Xun Yu was born to a well-regarded family which had served the Han for generations, his family was given a high reputation for wisdom. He was given an official rank at twenty-six, but abandoned his post when he saw that the new leader of the capital, Dong Zhuo would bring great destruction to the people. He moved hither and thither serving various warlords until he came into the vassalage of a then minor warlord named Cao Cao. Cao said of Xun Yu that he was comparable to the great founder of Han’s advisor. Xun Yu was only twenty-nine when he became Cao’s primary counselor.

On one occasion in 194 when Cao was away on campaign Xun Yu was left behind to guard his base of operations. In this time one of Cao’s trusted subordinates defected and invited a mighty warlord into Cao’s territory. The warlord managed to conquer much of Cao’s holdings, but was held back at the critical chokepoint that Xun Yu had held. Xun Yu did not use force of arms, but used politicking and bluffing to keep his foes at bay. Had the castle that Xun Yu was holding been lost, Cao’s forces would have had no way to return home. In a realistic sense Xun Yu had saved Cao’s political and military fortunes, allowing him to continue.

In 196 the beleaguered child-emperor escaped from his oppressors in the West and sent out a call to all loyal officers to assist him. Cao’s cadre of officers and advisors argued on what benefit it would be to Cao’s cause to bring in the emperor. Xun Yu settled the issue by making overt suggestions to Cao that Cao’s motivations lie in restoring the royal house to prominence, being unable to refute these idealistic notions Cao became the emperor’s protector. Xun Yu was made an Imperial Counsellor and advised both the emperor and Cao on all matters. In this position, he drew forth a great pool of talent that would assist Cao and his descendants unto the Three Kingdoms Era which immediately follows the Han from 220-280 CE. Xun Yu assisted Cao with many more political and military decisions, time and again, rescuing him from certain danger with well-founded advice. In conjunction with this role, Dr. Chi-Yun Chen believes that Xun Yu was also the ‘chief architect’ of a Han Restoration with other advisors.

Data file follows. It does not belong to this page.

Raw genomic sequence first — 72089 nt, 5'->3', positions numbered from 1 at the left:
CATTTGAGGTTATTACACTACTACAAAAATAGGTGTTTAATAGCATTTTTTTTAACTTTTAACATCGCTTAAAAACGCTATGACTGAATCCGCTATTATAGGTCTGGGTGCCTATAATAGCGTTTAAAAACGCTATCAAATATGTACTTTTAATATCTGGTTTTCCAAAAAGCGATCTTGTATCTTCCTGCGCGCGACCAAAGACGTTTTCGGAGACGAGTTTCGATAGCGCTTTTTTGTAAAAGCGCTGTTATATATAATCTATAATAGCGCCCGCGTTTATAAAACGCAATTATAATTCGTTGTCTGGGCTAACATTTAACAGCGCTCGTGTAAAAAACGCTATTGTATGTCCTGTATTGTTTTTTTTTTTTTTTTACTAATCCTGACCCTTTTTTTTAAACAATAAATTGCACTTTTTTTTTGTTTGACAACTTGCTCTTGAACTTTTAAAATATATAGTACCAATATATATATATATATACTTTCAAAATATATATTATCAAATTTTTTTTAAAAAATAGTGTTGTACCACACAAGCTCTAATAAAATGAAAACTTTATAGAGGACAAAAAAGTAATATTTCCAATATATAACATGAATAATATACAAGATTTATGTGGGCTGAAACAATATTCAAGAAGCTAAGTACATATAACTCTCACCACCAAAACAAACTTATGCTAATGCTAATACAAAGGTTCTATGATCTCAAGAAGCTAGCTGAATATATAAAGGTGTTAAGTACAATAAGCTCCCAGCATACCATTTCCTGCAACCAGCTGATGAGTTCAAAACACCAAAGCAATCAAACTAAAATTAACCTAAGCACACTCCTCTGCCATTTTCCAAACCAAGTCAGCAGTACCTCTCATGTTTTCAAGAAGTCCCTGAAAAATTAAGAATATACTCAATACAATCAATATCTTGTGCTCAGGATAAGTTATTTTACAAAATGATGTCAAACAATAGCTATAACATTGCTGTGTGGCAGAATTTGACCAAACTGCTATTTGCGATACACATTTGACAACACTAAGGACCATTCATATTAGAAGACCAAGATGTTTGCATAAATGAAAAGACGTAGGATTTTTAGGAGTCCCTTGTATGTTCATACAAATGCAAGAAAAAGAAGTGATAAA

Xun Yu restored some influence to the Imperial Courts, even though they had lost much of their authority in the past years through a shattering of Han control. His prestige towered as an equal with the now mighty warlord Cao as he took control of the civilian elite of the new capital towards the designs of establishing authority properly into the hands of the emperor. In ancient times Duke Wen of Jin protected and revitalized an ailing Zhou Dynasty and became the Hegemon-King, a loyal servant of the Zhou, but it was he held true authority. It may be that Xun Yu had thought that Cao would be satisfied with taking this role, hence why he continued to assist Cao with all of his being, even as it became clearer that Cao was never going to transfer any weight of power back to the Han court.